HOUSTON - With improvements across the board becoming increasingly evident, the Houston Astros are displaying signs that they might be gritty enough to avoid a third consecutive 100-loss season.
For a second consecutive game, the Houston bullpen protected a tenuous one-run lead and put the finishing touches on a 4-3 victory over the Chicago White Sox on Saturday night at Minute Maid Park.
Astros closer Jose Veras posted his 13th save with a scoreless ninth inning, complementing the handiwork of relievers Paul Clemens, Wesley Wright and Hector Ambriz in support of right-hander Lucas Harrell.
The final out was recorded in unusual fashion, with Veras picking off pinch-runner Jordan Danks at second base to complete the victory.
"I told him (second-base umpire Dana DeMuth) I knew it was close. I'm not saying it wasn't close," Danks said. "But I didn't think it was close enough to end the game that way. But what are you going to do about it?"
On Friday night, Houston's Jose Cisnero, Travis Blackley and Veras combined for three scoreless innings and closed out a 2-1 win in the series opener.
The Astros (25-44) logged their third consecutive come-from-behind victory and Chicago (28-37) lost for the 11th time in 12 road games. The White Sox have been outscored 66-37 in those games.
"They are hard (to get) anywhere right now, so it doesn't matter where we are at," White Sox manager Robin Ventura said. "We have to focus on winning games -- it doesn't matter if we're home or in Europe. We've got to win games."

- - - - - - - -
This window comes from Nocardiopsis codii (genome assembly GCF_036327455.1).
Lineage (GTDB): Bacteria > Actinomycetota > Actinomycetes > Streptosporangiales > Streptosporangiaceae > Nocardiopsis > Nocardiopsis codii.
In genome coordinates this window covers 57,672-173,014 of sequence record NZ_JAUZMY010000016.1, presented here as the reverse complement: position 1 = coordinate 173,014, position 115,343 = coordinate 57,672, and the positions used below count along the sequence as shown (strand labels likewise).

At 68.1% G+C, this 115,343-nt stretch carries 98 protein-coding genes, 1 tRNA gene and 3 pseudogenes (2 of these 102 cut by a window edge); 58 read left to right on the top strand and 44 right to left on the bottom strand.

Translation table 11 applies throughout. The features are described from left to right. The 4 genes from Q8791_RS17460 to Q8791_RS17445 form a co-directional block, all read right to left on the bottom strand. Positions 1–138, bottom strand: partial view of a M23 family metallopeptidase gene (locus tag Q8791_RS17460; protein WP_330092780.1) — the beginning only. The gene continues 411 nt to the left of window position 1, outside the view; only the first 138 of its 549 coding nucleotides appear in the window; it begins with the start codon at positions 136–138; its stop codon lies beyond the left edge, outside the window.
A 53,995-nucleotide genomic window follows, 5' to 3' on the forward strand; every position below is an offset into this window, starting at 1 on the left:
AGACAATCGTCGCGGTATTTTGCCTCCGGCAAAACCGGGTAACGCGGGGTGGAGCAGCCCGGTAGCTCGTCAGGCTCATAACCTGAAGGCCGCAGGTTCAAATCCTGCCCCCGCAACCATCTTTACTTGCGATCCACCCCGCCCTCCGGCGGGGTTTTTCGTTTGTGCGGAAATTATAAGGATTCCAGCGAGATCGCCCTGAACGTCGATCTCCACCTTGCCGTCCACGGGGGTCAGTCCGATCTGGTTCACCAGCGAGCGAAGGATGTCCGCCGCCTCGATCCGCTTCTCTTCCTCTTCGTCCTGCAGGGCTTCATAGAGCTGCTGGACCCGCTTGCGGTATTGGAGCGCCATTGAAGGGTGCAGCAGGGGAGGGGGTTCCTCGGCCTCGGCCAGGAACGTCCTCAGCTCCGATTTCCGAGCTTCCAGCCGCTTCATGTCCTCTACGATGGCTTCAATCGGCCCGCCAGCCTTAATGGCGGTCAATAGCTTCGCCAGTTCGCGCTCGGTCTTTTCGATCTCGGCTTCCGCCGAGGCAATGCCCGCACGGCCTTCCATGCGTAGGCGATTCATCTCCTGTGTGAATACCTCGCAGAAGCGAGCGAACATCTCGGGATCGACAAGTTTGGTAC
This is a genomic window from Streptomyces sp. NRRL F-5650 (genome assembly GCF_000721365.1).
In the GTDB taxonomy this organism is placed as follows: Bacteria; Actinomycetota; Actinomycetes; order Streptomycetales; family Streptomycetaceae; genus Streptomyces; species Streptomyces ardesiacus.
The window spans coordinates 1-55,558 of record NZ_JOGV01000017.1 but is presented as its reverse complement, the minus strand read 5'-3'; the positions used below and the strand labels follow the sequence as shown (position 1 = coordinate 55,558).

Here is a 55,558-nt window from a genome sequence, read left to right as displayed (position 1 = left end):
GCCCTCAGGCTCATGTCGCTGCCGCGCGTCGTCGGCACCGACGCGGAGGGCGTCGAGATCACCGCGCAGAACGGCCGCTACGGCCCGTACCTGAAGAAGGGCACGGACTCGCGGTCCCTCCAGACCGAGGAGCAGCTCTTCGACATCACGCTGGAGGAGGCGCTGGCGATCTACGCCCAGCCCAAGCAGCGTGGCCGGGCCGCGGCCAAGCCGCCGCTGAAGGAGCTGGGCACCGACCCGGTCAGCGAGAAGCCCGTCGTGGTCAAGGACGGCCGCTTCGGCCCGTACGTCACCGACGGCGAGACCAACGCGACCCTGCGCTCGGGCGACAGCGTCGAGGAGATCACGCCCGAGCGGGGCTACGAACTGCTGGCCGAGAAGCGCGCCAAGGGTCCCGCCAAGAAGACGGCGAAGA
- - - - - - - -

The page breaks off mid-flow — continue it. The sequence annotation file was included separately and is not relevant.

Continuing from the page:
Harrell (5-7) entered his third start of the month amid a torrid stretch, having allowed just one earned run in 14 innings in June. But Chicago struck for a run in the first inning when Alexi Ramirez singled, stole second base and scored when Paul Konerko laced a two-out single to center field.
Harrell quickly recovered, retiring 11 consecutive batters, including a flyout by Connor Gillaspie to end the first inning.
When Gordon Beckham broke through in the fifth for a one-out single, Harrell responded by getting Tyler Flowers to roll into a double play.
Harrell retired the side in order in the sixth before faltering in the seventh, starting with an opposite-field home run to left by Adam Dunn, his 18th homer of the season. Gillaspie added a single and Beckham a two-out, RBI double before Flowers chased Harrell with an infield base hit. Clemens snuffed the rally with a strikeout of Alejandro De Aza.
"There's some things I need to work on," Harrell said. "Late in the game, I need to close it out. I hung a couple of pitches there that last inning and gave up some hits. Especially against a team like that, I don't want to give up any runs."
Aggressive base running and flashes of power enabled the Astros to build a three-run cushion, with Carlos Pena and Matt Dominguez both scoring from first base on doubles from Ronny Cedeno and Brandon Barnes in the second and fifth innings, respectively. Keen base running had played a pivotal role in the Astros' two-run fifth inning on Friday night.
"They've done a great job all year," Astros manager Bo Porter said. "You look at Carlos Pena, double to the gap, no wasted motion, great route around the bases. Dominguez on the hit-and-run in motion, picking up the third-base coach and attacking the bag all the way around and he's able to score.
"Just a tremendous job of attention to detail throughout the entire ballgame by the whole club."
In the fourth, Houston catcher Jason Castro belted his first career home run against a left-handed pitcher, taking Chicago starter John Danks (1-3) into the home bullpen in right center. Chris Carter added his 14th homer two batters later, a blast down the left-field line for a 3-1 lead.
NOTES: With his ninth home run of the season, Castro eclipsed his career total of eight homers. Also, the homer was the first of his career against a left-handed pitcher. ... The White Sox posted their ninth game of two or more errors on Friday night, and their .981 fielding percentage entering Saturday ranked 13th in the American League. Last season. Chicago led the majors with a franchise-best .988 fielding percentage.